At the stroke of midnight Tuesday, Kathy Hochul became the first female governor of New York, taking charge of a state government keen to get back to work after months of diversions over sexual harassment allegations against Andrew Cuomo.
The Democrat from western New York was sworn in as governor in a brief, private ceremony in the New York State Capitol overseen by the state’s chief judge, Janet DiFiore.
Afterward, she told WGRZ, a Buffalo television station, she felt “the weight of responsibility” on her shoulders.
“I’ll tell New Yorkers I’m up to the task. And I’m really proud to be able to serve as their governor and I won’t let them down,” she said.
Hochul’s ascent to the top job was a history-making moment in a capital where women have only recently begun chipping away at a notoriously male-dominated political culture.
Cuomo left office at 12:00 a.m, two weeks after he announced he would resign rather than face a likely impeachment battle. He submitted his resignation letter late Monday to the leaders of the state Assembly and Senate.
On his final day in office, Cuomo released a pre-recorded farewell address in which he defended his record over a decade as New York’s governor and portrayed himself as the victim of a “media frenzy.”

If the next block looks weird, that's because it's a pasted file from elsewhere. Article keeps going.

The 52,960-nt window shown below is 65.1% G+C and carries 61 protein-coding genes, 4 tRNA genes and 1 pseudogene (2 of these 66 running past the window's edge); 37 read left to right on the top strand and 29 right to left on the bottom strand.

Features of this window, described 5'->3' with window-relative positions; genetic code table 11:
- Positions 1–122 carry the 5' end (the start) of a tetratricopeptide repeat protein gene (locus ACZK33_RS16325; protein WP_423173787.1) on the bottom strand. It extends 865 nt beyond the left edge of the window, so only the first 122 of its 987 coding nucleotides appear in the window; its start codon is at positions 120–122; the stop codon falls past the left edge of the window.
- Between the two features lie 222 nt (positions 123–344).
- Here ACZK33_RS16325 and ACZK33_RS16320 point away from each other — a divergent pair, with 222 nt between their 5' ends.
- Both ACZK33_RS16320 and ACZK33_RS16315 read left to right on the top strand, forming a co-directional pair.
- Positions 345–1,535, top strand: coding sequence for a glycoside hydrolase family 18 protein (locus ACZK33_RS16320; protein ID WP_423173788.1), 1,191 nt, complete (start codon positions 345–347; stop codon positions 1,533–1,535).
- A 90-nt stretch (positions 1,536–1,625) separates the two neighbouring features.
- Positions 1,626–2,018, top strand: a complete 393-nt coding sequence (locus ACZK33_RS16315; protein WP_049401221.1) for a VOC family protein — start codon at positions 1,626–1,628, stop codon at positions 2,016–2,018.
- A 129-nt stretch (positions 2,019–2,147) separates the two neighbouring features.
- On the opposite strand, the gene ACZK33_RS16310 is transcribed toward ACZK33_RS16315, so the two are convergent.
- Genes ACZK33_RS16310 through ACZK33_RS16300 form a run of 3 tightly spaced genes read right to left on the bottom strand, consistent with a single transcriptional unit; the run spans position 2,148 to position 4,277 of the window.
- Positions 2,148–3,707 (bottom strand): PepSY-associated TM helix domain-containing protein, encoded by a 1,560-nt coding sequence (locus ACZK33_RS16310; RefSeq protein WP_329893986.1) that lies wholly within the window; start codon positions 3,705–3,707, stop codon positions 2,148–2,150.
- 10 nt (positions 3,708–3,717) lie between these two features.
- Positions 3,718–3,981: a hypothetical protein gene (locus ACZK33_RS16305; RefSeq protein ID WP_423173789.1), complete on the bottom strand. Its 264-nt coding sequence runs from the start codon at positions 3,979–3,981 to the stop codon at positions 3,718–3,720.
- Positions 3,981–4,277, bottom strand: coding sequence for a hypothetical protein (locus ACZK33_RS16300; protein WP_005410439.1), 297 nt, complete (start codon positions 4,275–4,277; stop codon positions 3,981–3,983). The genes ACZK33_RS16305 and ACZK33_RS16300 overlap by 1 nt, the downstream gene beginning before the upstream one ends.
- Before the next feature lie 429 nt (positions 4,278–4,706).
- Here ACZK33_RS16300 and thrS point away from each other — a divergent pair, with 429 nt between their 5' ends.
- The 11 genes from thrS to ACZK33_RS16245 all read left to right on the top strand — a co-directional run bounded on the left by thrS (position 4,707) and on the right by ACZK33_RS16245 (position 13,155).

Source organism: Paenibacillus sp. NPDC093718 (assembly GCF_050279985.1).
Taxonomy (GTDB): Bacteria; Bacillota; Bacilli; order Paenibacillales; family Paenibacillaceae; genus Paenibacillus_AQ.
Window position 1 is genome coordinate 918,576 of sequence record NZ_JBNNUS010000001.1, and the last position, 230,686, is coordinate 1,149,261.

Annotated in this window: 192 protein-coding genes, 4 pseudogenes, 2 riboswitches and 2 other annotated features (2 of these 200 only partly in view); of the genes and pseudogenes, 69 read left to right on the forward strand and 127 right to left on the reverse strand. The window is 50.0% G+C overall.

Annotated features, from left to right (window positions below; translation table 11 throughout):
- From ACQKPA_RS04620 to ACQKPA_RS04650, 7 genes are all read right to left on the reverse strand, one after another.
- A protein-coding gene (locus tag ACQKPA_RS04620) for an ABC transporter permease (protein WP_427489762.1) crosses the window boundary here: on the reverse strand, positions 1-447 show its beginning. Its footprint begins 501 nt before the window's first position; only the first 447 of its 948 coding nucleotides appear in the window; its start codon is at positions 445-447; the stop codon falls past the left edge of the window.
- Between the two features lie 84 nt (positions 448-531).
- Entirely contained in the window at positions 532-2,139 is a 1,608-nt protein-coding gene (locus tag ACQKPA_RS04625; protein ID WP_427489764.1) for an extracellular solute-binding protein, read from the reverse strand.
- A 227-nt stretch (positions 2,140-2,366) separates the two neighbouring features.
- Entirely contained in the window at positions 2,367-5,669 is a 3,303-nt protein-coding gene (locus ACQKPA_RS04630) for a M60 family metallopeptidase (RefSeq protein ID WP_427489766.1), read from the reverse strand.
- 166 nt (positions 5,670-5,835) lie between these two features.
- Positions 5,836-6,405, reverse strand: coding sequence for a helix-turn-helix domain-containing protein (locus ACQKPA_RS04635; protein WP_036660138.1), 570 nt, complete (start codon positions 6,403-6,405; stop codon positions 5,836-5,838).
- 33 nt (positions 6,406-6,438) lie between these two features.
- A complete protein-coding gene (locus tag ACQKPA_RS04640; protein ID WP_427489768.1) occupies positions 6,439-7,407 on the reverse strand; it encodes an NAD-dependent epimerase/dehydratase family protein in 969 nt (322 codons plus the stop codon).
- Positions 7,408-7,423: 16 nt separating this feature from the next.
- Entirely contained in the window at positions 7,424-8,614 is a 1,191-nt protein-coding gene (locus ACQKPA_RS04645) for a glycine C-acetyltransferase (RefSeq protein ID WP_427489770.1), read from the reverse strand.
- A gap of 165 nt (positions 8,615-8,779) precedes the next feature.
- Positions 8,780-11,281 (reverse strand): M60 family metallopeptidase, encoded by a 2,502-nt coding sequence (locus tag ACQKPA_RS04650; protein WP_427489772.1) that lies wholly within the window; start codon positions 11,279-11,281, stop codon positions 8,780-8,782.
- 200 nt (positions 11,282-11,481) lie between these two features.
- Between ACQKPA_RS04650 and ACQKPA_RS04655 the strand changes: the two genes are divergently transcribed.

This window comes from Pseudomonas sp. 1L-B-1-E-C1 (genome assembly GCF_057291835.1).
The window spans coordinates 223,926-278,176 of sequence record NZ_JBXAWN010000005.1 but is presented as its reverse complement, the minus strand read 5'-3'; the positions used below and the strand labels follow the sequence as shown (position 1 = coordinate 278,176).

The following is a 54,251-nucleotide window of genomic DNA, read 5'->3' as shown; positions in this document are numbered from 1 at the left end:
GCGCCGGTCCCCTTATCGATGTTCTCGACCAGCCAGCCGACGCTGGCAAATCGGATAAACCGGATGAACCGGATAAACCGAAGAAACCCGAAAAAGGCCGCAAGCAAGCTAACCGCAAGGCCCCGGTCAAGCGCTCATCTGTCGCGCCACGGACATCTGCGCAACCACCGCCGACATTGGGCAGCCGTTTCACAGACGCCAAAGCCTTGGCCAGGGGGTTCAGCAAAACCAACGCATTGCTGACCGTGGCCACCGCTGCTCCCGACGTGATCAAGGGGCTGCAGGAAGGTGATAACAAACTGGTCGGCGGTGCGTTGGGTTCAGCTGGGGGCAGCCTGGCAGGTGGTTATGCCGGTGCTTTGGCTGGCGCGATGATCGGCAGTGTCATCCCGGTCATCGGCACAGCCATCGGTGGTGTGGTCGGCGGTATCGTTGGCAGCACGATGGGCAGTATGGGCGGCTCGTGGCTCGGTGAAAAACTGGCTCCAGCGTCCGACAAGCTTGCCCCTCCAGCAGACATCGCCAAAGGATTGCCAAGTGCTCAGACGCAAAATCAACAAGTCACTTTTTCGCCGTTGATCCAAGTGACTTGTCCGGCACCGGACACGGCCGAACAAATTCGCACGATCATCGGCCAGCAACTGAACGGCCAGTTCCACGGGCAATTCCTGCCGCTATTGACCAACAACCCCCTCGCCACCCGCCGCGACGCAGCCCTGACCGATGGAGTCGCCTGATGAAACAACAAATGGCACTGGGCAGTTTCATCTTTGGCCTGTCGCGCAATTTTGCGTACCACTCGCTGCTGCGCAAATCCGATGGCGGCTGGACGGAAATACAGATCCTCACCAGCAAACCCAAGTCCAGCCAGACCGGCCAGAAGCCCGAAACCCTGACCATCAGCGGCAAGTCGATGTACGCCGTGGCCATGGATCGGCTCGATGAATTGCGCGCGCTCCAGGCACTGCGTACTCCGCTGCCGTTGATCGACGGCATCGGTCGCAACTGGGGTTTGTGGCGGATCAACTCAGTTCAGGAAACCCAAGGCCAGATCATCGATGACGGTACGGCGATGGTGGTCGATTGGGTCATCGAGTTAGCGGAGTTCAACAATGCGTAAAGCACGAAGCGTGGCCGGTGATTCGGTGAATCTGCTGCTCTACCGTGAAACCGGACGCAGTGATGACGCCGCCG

Hochul was scheduled to have a ceremonial swearing-in event Tuesday morning at the Capitol, with more pomp than the brief, legally required event during the night.
She planned to meet with legislative leaders later in the morning and make a public address at 3 p.m.
For the first time, a majority of the most powerful figures in the New York state government will be women, including state Senate Majority Leader Andrea Stewart-Cousins, Attorney General Letitia James, and the chief judge, DiFiore. The state Assembly is led by a man, Speaker Carl Heastie.
Hochul will inherit immense challenges as she takes over an administration facing criticism for inaction in Cuomo’s final months.